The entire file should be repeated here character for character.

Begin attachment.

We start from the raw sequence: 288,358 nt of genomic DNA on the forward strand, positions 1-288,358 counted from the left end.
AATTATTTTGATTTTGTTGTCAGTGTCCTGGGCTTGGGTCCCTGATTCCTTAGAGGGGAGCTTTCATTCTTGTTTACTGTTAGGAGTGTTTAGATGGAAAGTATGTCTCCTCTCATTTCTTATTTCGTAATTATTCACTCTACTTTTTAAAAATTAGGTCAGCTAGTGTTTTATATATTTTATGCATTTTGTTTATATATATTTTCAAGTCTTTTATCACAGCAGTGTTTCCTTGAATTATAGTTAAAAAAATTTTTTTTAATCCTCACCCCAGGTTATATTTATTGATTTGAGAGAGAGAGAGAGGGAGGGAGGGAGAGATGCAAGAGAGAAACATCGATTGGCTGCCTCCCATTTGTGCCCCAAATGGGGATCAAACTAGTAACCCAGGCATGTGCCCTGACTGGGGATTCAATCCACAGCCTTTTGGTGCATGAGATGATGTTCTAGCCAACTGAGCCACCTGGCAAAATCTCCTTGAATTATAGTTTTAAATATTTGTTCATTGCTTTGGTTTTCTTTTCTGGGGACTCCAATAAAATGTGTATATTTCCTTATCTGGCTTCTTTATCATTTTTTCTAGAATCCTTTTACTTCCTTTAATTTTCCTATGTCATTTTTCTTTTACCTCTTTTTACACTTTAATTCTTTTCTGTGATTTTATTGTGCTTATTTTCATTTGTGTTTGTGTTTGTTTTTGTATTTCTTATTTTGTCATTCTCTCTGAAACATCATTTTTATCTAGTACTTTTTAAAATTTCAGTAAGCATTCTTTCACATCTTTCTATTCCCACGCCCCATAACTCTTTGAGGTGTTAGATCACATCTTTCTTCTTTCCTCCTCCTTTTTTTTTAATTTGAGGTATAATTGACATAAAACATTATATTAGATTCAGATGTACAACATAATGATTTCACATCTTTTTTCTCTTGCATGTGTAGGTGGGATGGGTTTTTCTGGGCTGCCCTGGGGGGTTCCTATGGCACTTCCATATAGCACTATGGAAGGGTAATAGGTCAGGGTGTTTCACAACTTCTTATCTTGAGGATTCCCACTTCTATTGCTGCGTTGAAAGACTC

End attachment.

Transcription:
We start from the raw sequence: 288,358 nt of genomic DNA on the forward strand, positions 1-288,358 counted from the left end.
AATTATTTTGATTTTGTTGTCAGTGTCCTGGGCTTGGGTCCCTGATTCCTTAGAGGGGAGCTTTCATTCTTGTTTACTGTTAGGAGTGTTTAGATGGAAAGTATGTCTCCTCTCATTTCTTATTTCGTAATTATTCACTCTACTTTTTAAAAATTAGGTCAGCTAGTGTTTTATATATTTTATGCATTTTGTTTATATATATTTTCAAGTCTTTTATCACAGCAGTGTTTCCTTGAATTATAGTTAAAAAAATTTTTTTTAATCCTCACCCCAGGTTATATTTATTGATTTGAGAGAGAGAGAGAGGGAGGGAGGGAGAGATGCAAGAGAGAAACATCGATTGGCTGCCTCCCATTTGTGCCCCAAATGGGGATCAAACTAGTAACCCAGGCATGTGCCCTGACTGGGGATTCAATCCACAGCCTTTTGGTGCATGAGATGATGTTCTAGCCAACTGAGCCACCTGGCAAAATCTCCTTGAATTATAGTTTTAAATATTTGTTCATTGCTTTGGTTTTCTTTTCTGGGGACTCCAATAAAATGTGTATATTTCCTTATCTGGCTTCTTTATCATTTTTTCTAGAATCCTTTTACTTCCTTTAATTTTCCTATGTCATTTTTCTTTTACCTCTTTTTACACTTTAATTCTTTTCTGTGATTTTATTGTGCTTATTTTCATTTGTGTTTGTGTTTGTTTTTGTATTTCTTATTTTGTCATTCTCTCTGAAACATCATTTTTATCTAGTACTTTTTAAAATTTCAGTAAGCATTCTTTCACATCTTTCTATTCCCACGCCCCATAACTCTTTGAGGTGTTAGATCACATCTTTCTTCTTTCCTCCTCCTTTTTTTTTAATTTGAGGTATAATTGACATAAAACATTATATTAGATTCAGATGTACAACATAATGATTTCACATCTTTTTTCTCTTGCATGTGTAGGTGGGATGGGTTTTTCTGGGCTGCCCTGGGGGGTTCCTATGGCACTTCCATATAGCACTATGGAAGGGTAATAGGTCAGGGTGTTTCACAACTTCTTATCTTGAGGATTCCCACTTCTATTGCTGCGTTGAAAGACTC